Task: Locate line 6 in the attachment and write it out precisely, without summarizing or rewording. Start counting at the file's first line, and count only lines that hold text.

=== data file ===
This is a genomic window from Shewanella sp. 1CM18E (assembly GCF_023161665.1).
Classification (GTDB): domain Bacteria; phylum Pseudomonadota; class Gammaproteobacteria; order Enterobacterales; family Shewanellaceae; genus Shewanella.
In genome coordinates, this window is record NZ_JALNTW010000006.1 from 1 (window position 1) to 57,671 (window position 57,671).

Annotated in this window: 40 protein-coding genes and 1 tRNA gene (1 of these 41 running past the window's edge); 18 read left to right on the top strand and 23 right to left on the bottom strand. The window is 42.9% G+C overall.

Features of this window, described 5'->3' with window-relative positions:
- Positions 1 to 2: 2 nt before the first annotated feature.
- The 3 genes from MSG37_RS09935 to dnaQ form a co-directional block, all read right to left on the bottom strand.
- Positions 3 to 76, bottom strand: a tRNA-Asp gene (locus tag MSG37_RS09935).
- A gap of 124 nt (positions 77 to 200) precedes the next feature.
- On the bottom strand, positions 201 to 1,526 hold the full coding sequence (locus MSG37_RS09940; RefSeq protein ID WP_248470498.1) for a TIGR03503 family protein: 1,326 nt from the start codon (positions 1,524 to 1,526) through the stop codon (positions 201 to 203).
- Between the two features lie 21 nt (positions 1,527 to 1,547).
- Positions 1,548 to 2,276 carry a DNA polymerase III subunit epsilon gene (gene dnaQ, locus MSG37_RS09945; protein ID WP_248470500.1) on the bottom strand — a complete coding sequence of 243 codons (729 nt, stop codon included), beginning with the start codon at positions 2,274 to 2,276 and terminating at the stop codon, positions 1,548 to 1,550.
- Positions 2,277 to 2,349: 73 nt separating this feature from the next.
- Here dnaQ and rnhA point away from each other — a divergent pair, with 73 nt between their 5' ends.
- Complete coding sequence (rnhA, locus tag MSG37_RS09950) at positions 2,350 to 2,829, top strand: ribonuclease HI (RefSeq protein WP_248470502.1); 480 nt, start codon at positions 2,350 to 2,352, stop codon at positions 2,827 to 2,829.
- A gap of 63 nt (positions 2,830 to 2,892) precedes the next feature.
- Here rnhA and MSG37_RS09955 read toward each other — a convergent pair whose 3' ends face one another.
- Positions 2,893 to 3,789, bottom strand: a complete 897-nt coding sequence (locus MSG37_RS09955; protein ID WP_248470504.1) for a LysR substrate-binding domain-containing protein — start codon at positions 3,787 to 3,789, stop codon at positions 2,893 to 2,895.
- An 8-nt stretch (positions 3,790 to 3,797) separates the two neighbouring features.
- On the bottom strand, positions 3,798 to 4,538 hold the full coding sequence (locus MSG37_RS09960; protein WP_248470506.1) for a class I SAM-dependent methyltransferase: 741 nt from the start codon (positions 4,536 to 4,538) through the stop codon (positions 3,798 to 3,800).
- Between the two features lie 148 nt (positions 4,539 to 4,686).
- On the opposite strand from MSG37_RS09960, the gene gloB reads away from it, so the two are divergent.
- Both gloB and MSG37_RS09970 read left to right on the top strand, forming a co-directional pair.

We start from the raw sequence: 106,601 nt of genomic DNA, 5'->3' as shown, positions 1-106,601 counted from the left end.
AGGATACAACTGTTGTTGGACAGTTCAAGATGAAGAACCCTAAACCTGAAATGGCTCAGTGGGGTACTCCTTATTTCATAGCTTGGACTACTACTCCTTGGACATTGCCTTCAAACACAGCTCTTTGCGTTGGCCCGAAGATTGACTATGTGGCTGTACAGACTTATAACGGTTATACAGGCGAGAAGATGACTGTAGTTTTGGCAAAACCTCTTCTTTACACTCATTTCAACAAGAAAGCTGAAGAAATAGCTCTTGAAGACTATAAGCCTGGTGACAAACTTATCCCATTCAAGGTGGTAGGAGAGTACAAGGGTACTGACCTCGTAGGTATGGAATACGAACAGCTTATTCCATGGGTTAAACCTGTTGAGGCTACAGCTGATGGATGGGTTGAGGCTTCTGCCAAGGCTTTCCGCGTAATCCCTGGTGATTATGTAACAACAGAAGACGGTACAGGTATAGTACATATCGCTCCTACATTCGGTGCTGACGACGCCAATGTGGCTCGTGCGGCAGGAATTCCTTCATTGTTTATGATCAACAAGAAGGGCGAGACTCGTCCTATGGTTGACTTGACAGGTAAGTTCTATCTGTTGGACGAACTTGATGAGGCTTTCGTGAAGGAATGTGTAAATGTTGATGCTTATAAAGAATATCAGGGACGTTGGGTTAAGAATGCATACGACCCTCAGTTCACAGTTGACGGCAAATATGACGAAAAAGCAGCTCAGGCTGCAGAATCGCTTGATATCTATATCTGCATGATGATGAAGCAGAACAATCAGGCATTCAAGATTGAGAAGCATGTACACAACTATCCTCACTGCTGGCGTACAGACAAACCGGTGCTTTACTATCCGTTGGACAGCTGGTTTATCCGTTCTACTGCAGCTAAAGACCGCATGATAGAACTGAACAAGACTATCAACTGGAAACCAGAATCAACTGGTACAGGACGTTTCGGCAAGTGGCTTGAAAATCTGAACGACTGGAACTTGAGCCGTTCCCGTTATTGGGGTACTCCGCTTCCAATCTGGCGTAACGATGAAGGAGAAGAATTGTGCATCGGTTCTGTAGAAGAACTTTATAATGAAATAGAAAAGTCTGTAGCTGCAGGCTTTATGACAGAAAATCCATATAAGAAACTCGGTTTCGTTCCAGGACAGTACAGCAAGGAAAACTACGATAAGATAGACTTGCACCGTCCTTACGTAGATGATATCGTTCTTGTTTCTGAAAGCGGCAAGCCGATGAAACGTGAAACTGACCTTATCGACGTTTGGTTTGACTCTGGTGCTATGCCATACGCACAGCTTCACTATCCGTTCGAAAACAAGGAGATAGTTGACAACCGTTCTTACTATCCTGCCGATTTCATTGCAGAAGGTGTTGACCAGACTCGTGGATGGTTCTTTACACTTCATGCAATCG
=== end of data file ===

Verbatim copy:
- Positions 1 to 2: 2 nt before the first annotated feature.